So, how was it putting the Scott Nixon back in? Well, oddly, going the other direction has not been like going forward was. This is partly because the SN modded and on battery power is no slouch. The "Keep the Bugs of Your Glass and the Bears off Your Ass" track clearly showed in an inescapable way where the Altmann comes out on top for certain.

I do have some issues though. The instructions say you need to unplug the power cables from the unit while charging. I see that area as a point of failure. If the connectors for power were to break from all the plugging and unplugging like my laptop's did, it would be most unfortunate. I see it as a likelihood. Why the Altmann hasn't been engineered with a better battery solution à la RWA -- thanks Vinnie -- I don't get. Anyway, thanks again to Mike for his generous offer of this audition tour. I am anxious to hear how it stacks up for others with different equipment down the road.

Guest review
I just finished up my time with the Altmann today. It is leaving in the morning on its way to the next stop. I would really like to thank Mike for making this tour possible. I enjoyed having the opportunity to hear the Altmann in my system and room for an extended audition. Here goes (insert dramatic pause from first time reviewer). I thought I would start with what's most important to me in audio. Tone. Tone. Tone. Righteous tone - the wail or pluck of a guitar, the attack of piano or brass; getting the notes and beats right; a full range of balanced sound - bass/mid/high; a warm, somewhat liquid sound. Imaging is pretty far down my list but it adds a lot if everything else is right. I know when things are clicking if I'm eager to sit down and listen and reluctant to stop listening.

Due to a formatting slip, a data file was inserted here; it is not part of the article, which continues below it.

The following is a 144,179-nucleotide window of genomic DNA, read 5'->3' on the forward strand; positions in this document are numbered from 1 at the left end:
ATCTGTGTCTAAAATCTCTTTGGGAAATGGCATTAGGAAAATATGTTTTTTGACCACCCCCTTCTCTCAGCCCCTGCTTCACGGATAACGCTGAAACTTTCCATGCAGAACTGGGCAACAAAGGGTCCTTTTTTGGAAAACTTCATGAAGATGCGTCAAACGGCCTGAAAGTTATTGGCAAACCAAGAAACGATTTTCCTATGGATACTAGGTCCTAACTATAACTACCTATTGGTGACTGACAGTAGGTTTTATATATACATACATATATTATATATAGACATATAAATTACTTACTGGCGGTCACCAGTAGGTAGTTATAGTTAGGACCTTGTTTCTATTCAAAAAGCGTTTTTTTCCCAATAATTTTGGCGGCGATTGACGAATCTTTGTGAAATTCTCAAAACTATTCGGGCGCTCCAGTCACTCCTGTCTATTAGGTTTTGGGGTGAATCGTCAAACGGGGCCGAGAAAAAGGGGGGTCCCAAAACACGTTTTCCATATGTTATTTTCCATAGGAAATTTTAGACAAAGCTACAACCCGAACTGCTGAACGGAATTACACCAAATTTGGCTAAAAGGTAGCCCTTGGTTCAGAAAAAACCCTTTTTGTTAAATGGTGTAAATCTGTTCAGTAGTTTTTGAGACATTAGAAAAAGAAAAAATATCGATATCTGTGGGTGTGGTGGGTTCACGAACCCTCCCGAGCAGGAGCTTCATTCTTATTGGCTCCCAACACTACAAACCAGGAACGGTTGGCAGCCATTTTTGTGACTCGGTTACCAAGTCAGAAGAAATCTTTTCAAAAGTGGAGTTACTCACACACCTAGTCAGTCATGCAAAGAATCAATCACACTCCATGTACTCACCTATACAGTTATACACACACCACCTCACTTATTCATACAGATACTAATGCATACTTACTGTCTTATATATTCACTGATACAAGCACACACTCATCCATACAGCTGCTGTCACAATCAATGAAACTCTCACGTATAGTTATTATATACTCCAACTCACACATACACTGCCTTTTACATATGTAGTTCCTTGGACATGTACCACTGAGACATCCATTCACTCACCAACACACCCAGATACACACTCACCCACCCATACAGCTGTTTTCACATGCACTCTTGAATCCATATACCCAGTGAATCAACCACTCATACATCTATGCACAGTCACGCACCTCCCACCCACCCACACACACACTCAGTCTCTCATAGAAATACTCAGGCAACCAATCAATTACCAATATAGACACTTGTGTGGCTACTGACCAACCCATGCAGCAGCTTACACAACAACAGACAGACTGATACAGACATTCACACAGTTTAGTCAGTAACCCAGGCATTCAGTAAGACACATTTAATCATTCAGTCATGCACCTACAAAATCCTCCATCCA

I started out intending to do a wider comparison by throwing SACD and vinyl into the mix but I ended up mostly comparing the Altmann to the analog outs of my RWA modded Squeezebox 2. Here is the whole system.

  • RWA-analog-modded SB2 (with Bolder-modded Elpac power supply) Also the primary digital transport for the Altmann
  • Denon DD turntable with DL103 cart
  • Toshiba universal player (also tried it as a transport with the Altmann) - lightly modded
  • Scott 222c tube integrated amp (rebuilt by HotGlass audio)
  • Trends TA-10 (I mostly used the Scott - couldn't tear myself away)
  • Parts Express 100wpc plate amp driving the Augies, driven by the Scott's center channel preamp out
  • Speakers: Hawthorne Audio Silver Iris Coaxes (running full range) with Hawthorne Audio Augies (crossed over at 50hz, driven by PE plate amp)